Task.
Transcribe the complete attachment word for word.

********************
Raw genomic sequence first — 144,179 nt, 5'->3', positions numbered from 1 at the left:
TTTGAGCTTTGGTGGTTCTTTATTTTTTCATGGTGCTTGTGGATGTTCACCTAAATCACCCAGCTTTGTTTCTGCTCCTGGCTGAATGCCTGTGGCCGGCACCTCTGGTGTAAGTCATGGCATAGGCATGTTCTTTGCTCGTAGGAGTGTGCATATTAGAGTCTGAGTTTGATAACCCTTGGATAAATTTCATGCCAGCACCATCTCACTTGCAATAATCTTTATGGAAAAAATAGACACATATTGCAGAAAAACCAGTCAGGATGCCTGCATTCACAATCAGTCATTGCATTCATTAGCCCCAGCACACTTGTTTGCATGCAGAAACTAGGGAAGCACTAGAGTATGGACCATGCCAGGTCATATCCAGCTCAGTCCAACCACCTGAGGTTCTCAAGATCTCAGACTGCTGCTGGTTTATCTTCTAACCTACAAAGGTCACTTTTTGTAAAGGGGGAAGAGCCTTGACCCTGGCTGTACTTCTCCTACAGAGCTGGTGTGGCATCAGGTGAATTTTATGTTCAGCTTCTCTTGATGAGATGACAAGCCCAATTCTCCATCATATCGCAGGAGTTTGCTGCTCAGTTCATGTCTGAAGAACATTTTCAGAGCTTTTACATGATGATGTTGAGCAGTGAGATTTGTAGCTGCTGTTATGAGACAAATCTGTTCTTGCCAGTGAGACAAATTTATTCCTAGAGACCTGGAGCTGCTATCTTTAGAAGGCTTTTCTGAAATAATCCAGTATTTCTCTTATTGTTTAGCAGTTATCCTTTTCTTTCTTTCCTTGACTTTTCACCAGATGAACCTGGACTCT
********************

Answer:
Raw genomic sequence first — 144,179 nt, 5'->3', positions numbered from 1 at the left:
TTTGAGCTTTGGTGGTTCTTTATTTTTTCATGGTGCTTGTGGATGTTCACCTAAATCACCCAGCTTTGTTTCTGCTCCTGGCTGAATGCCTGTGGCCGGCACCTCTGGTGTAAGTCATGGCATAGGCATGTTCTTTGCTCGTAGGAGTGTGCATATTAGAGTCTGAGTTTGATAACCCTTGGATAAATTTCATGCCAGCACCATCTCACTTGCAATAATCTTTATGGAAAAAATAGACACATATTGCAGAAAAACCAGTCAGGATGCCTGCATTCACAATCAGTCATTGCATTCATTAGCCCCAGCACACTTGTTTGCATGCAGAAACTAGGGAAGCACTAGAGTATGGACCATGCCAGGTCATATCCAGCTCAGTCCAACCACCTGAGGTTCTCAAGATCTCAGACTGCTGCTGGTTTATCTTCTAACCTACAAAGGTCACTTTTTGTAAAGGGGGAAGAGCCTTGACCCTGGCTGTACTTCTCCTACAGAGCTGGTGTGGCATCAGGTGAATTTTATGTTCAGCTTCTCTTGATGAGATGACAAGCCCAATTCTCCATCATATCGCAGGAGTTTGCTGCTCAGTTCATGTCTGAAGAACATTTTCAGAGCTTTTACATGATGATGTTGAGCAGTGAGATTTGTAGCTGCTGTTATGAGACAAATCTGTTCTTGCCAGTGAGACAAATTTATTCCTAGAGACCTGGAGCTGCTATCTTTAGAAGGCTTTTCTGAAATAATCCAGTATTTCTCTTATTGTTTAGCAGTTATCCTTTTCTTTCTTTCCTTGACTTTTCACCAGATGAACCTGGACTCT